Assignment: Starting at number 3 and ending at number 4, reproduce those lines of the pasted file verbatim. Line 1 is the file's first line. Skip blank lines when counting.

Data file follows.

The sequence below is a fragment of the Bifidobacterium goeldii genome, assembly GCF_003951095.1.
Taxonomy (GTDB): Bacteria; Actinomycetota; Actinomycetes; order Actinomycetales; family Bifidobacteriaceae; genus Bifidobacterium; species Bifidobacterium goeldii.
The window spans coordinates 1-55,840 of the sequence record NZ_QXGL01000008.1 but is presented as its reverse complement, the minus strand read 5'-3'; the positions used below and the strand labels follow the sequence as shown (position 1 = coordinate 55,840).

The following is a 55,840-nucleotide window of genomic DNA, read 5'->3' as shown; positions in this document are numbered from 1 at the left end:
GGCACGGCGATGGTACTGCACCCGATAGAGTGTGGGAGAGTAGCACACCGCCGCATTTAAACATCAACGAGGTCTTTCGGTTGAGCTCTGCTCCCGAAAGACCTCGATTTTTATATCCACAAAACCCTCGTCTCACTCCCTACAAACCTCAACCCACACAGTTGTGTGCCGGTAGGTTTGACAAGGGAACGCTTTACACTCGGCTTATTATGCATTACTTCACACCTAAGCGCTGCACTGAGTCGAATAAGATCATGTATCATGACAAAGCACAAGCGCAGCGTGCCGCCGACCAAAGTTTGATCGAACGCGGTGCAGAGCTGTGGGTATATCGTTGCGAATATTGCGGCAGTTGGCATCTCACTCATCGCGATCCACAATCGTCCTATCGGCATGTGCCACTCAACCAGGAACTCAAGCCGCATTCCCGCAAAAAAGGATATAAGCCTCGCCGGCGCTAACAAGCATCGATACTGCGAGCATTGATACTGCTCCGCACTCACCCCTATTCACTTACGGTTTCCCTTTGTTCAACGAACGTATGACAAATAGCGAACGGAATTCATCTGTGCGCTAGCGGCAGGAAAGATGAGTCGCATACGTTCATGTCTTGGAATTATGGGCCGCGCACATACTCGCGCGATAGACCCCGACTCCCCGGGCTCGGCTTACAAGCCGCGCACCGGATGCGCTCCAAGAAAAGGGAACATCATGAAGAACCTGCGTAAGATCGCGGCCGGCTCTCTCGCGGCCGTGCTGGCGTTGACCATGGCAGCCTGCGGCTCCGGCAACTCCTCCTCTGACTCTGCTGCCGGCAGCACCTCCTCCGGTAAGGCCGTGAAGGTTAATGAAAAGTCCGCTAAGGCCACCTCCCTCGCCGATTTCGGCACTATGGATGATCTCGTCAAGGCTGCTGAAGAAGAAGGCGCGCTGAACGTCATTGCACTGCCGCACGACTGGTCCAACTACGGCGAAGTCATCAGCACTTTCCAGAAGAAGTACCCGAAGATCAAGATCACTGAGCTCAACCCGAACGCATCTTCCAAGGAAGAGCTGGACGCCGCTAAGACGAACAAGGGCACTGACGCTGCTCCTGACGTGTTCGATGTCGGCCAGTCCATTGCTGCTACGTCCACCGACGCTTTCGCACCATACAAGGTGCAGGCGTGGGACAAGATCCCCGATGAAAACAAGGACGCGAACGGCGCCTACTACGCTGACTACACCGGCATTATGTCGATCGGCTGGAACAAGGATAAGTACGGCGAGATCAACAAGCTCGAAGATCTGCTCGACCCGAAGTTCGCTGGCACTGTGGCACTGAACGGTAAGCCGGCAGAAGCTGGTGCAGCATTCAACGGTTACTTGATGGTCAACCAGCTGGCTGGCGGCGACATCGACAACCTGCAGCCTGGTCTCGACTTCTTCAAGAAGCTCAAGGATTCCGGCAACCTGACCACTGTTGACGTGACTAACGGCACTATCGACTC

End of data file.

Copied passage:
The window spans coordinates 1-55,840 of the sequence record NZ_QXGL01000008.1 but is presented as its reverse complement, the minus strand read 5'-3'; the positions used below and the strand labels follow the sequence as shown (position 1 = coordinate 55,840).

The following is a 55,840-nucleotide window of genomic DNA, read 5'->3' as shown; positions in this document are numbered from 1 at the left end: